Ras Al Khor Wildlife Sanctuary محمية رأس الخور للحياة البرية

Dubai

Ras Al Khor Wildlife Sanctuary محمية رأس الخور للحياة البرية

WetlandsEco InformationHabitat semnificativHabitat costierHabitat protejat / cultivatLoc de observare insecteObservare păsări și viață sălbaticăMigration Zone

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Ras Al Khor Wildlife Sanctuary (RAKWS) has become the Nation's first Ramsar wetland site. RAKWS is located at the head of the 14Km long watercourse known as Dubai Creek, and covers an area of 620 hectares featuring sabkhas saline flats, intertidal mudflats and mangroves, small lagoons and pools, and a few tiny islands which lies at the interface between the Arabian Gulf and the Al Awir Desert.

During winter, RAKWS supports more than 20,000 water birds of 67 species and acts as a critical staging ground for the wintering birds of the East African-West Asian Flyway. The site hosts more than 500 species of flora and fauna and is one of the best-managed arid zone wetlands in the region. Located within Dubai city, it is an important eco-tourism destination and receives increasing numbers of local and international visitors.

Country/Territory: United Arab Emirates
Administrative region(s): Dubai
Central coordinates: 55o 20' East 25o 12' North Map
Area: 620 ha
Altitude: 0 - 20m
Criteria: A4iii, B1i

The head of a 10-km-long tidal creek which penetrates 7 km inland from the Gulf through Dubai city, containing tidal mudflats (maximum low-water extent c.150 ha) and a lagoon with maximum depth of 2 m and tidal range of 1.0-1.5 m. Flat sabkhah surrounds the intertidal area; there is some salt-tolerant scrub above the high-tide line, and some Tamarix in disturbed areas. The intertidal zone supports an abundant invertebrate fauna, but in late 1993 most of the 50-cm-deep top layer of mud was scoured off and a network of channels created, after which most of the area was densely planted with mangrove saplings. There is nutrient enrichment from irrigation run-off and treated sewage effluent. Seawards of the mudflats the creek has been dredged for shipping, and much is bounded by commercial development. The land is under the authority of the Coastguard, but is owned by the Government of Dubai/His Highness Sheikh Mohammed.

Land-use and percentage cover: nature conservation and research: 100%

Birds:
Grey Plover (Pluvialis squatarola), Grey Plover (Pluvialis squatarola), Kentish Plover (Charadrius alexandrinus), Lesser Sand Plover (Charadrius mongolus), Bar-tailed Godwit (Limosa lapponica), Eurasian Curlew (Numenius arquata), Common Redshank (Tringa totanus), Dunlin (Calidris alpina), Broad-billed Sandpiper (Limicola falcinellus), Little Stint (Calidris minuta), Black-headed Gull (Larus ridibundus)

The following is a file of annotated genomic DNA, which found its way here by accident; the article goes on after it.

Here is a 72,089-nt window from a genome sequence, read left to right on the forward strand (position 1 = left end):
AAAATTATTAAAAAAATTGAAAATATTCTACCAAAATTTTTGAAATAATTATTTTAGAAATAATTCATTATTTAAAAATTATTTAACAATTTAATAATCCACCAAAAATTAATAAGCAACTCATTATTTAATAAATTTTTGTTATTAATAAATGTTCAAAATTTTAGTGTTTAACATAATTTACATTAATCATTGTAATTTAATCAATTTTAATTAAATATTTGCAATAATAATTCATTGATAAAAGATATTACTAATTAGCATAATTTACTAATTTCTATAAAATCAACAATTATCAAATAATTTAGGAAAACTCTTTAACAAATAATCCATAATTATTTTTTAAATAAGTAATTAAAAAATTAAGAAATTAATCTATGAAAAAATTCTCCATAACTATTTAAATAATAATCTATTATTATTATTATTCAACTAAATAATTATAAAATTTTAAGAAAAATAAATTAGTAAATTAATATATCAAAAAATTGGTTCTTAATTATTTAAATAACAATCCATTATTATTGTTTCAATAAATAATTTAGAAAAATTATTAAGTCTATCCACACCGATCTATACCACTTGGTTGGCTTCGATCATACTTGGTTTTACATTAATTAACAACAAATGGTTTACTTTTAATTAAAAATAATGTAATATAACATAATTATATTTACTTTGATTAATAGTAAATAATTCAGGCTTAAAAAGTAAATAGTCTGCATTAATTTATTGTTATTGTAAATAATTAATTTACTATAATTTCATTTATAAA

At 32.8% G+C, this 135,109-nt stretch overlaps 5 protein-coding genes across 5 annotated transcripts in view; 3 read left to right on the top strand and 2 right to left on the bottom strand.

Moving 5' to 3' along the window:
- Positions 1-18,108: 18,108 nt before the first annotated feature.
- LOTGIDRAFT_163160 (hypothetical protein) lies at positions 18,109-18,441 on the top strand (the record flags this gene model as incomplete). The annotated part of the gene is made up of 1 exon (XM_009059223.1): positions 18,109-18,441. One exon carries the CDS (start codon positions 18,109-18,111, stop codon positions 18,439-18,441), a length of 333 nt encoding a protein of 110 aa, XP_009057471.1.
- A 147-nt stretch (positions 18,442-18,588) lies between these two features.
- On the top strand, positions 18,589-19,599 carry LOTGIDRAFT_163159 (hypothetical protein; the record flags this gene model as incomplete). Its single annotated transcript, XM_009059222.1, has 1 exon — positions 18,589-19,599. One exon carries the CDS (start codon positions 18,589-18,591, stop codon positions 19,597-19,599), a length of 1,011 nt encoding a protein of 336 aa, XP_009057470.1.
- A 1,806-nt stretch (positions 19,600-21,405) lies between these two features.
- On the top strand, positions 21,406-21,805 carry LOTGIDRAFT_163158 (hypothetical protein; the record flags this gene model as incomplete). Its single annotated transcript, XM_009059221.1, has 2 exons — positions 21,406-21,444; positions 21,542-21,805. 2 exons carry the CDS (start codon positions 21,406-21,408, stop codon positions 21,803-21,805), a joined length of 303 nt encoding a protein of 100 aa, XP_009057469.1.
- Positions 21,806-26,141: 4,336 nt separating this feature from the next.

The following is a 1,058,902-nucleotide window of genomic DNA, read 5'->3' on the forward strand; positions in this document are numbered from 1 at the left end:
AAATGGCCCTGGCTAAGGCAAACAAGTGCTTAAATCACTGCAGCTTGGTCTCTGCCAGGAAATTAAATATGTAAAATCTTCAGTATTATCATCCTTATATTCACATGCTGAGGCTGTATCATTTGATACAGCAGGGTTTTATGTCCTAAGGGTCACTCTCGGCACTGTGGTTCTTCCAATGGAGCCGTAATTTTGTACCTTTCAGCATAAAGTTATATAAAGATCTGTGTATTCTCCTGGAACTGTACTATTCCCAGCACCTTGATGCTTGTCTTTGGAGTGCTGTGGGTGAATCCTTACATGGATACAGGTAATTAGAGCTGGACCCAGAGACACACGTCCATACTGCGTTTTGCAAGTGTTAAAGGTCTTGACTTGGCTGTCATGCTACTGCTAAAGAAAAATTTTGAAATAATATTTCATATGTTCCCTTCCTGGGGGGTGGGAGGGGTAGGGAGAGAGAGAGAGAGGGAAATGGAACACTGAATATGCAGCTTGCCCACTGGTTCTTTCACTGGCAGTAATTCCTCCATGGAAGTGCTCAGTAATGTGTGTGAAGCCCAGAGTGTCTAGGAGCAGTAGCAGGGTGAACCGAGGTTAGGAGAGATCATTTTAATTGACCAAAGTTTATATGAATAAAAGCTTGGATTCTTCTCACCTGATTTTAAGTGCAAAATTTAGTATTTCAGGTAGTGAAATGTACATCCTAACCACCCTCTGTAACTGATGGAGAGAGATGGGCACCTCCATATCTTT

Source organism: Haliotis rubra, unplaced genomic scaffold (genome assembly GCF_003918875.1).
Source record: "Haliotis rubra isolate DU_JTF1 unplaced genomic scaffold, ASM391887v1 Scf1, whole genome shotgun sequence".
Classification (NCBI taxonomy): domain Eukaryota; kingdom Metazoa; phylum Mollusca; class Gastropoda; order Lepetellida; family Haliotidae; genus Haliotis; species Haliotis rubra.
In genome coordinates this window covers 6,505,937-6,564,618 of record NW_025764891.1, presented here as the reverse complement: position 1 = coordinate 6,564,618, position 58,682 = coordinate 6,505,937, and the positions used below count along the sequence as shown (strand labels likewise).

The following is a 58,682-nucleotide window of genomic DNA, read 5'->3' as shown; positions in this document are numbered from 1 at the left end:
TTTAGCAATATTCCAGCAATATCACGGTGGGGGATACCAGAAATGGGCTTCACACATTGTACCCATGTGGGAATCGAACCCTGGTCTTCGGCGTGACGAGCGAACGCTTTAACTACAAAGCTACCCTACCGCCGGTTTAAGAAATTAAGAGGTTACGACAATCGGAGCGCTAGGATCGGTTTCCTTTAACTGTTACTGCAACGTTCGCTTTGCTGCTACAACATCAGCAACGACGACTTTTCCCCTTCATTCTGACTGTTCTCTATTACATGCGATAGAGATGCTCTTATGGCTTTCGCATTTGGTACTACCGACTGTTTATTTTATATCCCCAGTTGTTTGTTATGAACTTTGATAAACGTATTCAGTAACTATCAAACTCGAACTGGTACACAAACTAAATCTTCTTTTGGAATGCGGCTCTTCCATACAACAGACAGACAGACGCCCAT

The most important mudflat area in the UAE, supporting a more varied assemblage of waterbird species at much higher densities than any other sites in the coastal zone, especially in winter and during passage periods. Important for Broad-billed Sandpiper (Limicola falcinellus); no other significant concentrations have been found elsewhere in the country. Furthermore, the site is well-known for its population of Flamingoes (Phoenicopterus ruber), which is present all year but is largest in winter (January av. max. 1,400, 1989-1992; 2,300 in February 1990, peak 3,100 in January 2011 ); another notable winter visitor is Pacific Golden Plover (Pluvialis fulva) (max. 40). Large numbers of Common Black-headed Gull (Larus ridibundus) also roost in winter.

Conservation approaches:
The Government of Dubai declared the area a Wildlife Sanctuary in 1985, giving protection from interference (only) at the Ruler's discretion. Thousands of mangrove, Avicennia sp. saplings were planted in 1991 to 1994. The mangrove forest is steadily flourishing since then. A Mangrove Management Plan is currently being developed to maximize the advantages of the expanding forest which is currently showing signs of encroachment to the mudflats. Moreover, researches on the biodiversity of the sanctuary are continuously being undertaken. Lectures are also being conducted (upon request) regarding the sanctuary to schools or any groups interested in the activities being done in the sanctuary.

SOURCE: BirdLife International 2007 BirdLife's online World Bird Database: the site for bird conservation. Version 2.1. Cambridge, UK: BirdLife International. Available: http://www.birdlife.org (accessed 4/7/2007)

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